ATLANTA -- The Georgia state Senate on Tuesday skipped a vote to decriminalize possession of a single type of liquid medicine derived from cannabis, meaning the last chance for passage of the measure this year is Thursday.
There is a very real chance that our bill gets caught in a game of tug-of-war, said state Rep. Allen Peake, R-Macon, the author of House Bill 885. It aims to give Georgians access to a non-hallucinogenic medicine made from cannabis to treat pediatric seizures.
A Senate committee passed a version that would allow people to possess that liquid in Georgia if they go to a state like Colorado where its legal, get a prescription and have it filled there. But it was also amended to include a controversial bill to require insurance companies to cover pediatric autism treatment.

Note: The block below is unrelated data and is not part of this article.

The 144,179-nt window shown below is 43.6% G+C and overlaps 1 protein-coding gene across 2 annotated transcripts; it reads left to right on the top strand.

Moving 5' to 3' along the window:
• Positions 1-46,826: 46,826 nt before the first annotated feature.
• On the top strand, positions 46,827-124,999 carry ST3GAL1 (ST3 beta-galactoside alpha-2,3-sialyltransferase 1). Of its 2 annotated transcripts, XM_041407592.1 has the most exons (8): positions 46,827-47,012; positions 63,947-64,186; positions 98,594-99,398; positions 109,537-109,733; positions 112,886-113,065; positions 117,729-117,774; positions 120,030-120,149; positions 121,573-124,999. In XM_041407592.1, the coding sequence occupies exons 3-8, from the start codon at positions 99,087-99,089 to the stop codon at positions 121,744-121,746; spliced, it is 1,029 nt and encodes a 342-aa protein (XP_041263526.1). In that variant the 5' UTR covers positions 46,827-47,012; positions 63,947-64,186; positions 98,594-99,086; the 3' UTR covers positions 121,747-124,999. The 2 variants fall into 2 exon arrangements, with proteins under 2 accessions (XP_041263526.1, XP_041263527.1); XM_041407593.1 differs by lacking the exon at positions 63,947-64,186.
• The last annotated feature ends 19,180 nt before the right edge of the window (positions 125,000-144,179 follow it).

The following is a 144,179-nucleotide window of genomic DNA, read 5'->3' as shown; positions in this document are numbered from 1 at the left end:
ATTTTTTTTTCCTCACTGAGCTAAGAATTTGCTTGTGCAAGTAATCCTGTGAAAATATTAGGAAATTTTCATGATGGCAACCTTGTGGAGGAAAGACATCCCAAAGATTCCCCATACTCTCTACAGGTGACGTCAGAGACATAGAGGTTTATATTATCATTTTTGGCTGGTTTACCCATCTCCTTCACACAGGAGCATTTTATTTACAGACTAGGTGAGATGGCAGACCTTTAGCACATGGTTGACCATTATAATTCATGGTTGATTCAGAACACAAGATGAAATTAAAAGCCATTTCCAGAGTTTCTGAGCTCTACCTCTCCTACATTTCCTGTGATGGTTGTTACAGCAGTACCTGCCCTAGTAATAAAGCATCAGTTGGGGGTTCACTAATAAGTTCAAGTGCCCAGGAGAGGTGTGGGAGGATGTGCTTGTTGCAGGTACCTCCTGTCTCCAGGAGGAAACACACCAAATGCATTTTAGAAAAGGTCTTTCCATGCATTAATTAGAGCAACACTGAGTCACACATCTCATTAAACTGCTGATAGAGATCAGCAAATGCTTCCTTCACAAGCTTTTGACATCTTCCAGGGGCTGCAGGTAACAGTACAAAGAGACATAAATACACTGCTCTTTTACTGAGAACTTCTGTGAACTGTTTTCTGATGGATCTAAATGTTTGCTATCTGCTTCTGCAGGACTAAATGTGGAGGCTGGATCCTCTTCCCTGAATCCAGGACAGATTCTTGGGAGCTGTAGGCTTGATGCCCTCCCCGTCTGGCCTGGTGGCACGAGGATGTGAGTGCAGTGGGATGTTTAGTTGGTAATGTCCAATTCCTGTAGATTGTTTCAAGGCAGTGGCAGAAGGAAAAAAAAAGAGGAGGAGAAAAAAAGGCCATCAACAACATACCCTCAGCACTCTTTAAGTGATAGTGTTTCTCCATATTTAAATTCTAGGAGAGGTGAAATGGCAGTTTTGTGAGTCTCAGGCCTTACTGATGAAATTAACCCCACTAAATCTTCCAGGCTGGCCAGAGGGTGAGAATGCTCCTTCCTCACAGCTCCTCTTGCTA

The full Senate put HB 885 with the autism language on a list of more than 90 bills they planned to consider over Tuesday and Thursday.
Theres little opposition to the principle of Georgia families accessing the medicine, the debate is how to best to make sure the bill is not an empty promise.
The House approved a version that called on the states five medical research universities to consider growing a single strain of marijuana and synthesizing the medicine. Both the plant and the compound are rich in cannabidiol, or CBD, which causes no high. Its already approved for use in the United Kingdom.
Im disappointed that we didnt get another step forward today, said Peake on Tuesday night, but Im optimistic that we will still get a vote Thursday morning.
The annual legislative session ends Thursday.